The Culture of More

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We live in a consumerist environment. Consumerism depends highly on this assumption: If only you had________, you would have the life you desire. That shiny new car will make you better looking, happier, and more successful. More products will give you more time, which you can fill by purchasing more products. And to clinch the sale, the commercial reminds us that everybody else already has one.

Former President Thabo Mbeki in his Nelson Mandela lectures says:

“the meaning of freedom has come to be defined not by the seemingly ethereal and therefore intangible gift of liberty, but by the designer labels on the clothes we wear, the cars we drive, the spaciousness of our houses and our yards, their geographic location, the company we keep, and what we do as part of that company.”

We have become a culture of “everyone else has it.” Marketing and the media has done a great job of convincing us to know what everybody else is (supposedly) buying, how people are (supposedly) behaving, and what expectations others (supposedly) have for us.

Having more friends is equated with more fun, even more value. In a democratic society, more popular means more power, we used to call it networking now we call it Social Capital. The more and more people you know is the ticket to success.

The emphasis has shifted from quality to visibility, from good products to good marketing, from knowing to being known. There is no time, we need to get out there, be seen and be known.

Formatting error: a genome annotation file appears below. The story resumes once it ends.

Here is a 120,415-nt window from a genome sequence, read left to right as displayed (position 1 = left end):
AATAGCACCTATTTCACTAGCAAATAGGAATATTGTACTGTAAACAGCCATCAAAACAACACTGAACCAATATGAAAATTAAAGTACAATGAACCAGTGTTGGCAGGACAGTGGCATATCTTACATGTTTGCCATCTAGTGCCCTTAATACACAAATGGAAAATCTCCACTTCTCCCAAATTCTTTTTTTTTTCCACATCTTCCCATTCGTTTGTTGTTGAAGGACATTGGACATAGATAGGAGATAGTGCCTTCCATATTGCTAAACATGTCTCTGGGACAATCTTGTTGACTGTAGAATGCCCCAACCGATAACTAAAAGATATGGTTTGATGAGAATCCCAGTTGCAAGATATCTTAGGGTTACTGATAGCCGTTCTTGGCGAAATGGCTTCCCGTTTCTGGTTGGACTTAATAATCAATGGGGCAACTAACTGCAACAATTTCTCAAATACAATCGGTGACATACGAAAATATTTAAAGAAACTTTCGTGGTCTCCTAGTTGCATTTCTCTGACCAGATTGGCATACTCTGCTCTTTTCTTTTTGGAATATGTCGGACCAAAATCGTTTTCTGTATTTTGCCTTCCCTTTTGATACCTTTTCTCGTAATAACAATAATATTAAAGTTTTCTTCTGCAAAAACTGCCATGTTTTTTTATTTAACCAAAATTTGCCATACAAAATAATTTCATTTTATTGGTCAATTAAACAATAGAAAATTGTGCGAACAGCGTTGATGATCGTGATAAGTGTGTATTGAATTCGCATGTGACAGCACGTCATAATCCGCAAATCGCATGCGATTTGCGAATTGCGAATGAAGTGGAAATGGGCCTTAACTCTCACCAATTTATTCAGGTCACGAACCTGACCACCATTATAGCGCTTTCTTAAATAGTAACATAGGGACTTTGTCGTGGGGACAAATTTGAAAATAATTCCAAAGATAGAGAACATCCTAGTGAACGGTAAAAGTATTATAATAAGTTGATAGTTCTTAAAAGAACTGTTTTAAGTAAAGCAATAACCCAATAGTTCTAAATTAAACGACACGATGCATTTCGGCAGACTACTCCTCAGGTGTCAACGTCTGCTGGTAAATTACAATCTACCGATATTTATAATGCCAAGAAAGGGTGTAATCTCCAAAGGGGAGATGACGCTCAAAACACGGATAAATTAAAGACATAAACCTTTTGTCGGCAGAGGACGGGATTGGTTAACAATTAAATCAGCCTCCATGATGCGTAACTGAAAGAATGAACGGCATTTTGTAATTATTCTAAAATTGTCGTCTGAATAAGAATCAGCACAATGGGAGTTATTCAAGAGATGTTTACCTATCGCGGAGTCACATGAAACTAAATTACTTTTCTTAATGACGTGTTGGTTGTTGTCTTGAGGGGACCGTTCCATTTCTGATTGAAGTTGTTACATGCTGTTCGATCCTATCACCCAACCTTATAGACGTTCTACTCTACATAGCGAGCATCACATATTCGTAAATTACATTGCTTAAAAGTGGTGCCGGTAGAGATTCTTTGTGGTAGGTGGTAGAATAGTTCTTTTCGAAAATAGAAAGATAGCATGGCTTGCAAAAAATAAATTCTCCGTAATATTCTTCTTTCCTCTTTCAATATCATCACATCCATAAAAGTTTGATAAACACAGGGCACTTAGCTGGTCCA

No wonder we are constantly restless and always in panic mode, because we are constantly moving from one gadget, one TV series, from social media platform, one reality show to another, from thing to another and another. We are never really settled.

This “more” mode convinces us that solitude and reflection are too costly to risk. The train to “success” is in motion and if you want to succeed you need to jump in, be out there, flood the internet with you message, pop up on everyone’s screen, reach the people.

In a great little book titled Purple Cow, marketing expert Seth Godin argues that more advertising is no longer better, that people no longer see or hear the flood of messages coming their way. Instead of mass marketing a product, he advocates creating a remarkable product, a purple cow, that sells because it is not a part of of the more. His wisdom rings true for anyone who is sick of seeing penis enlargement spam on his computer screen.

I strongly believe we need a different kind of “more.” A more that comes with solitude.

For an introvert especially, movement away from the group allows access to a more independent, questioning, and honest voice, a voice that could make all the difference.




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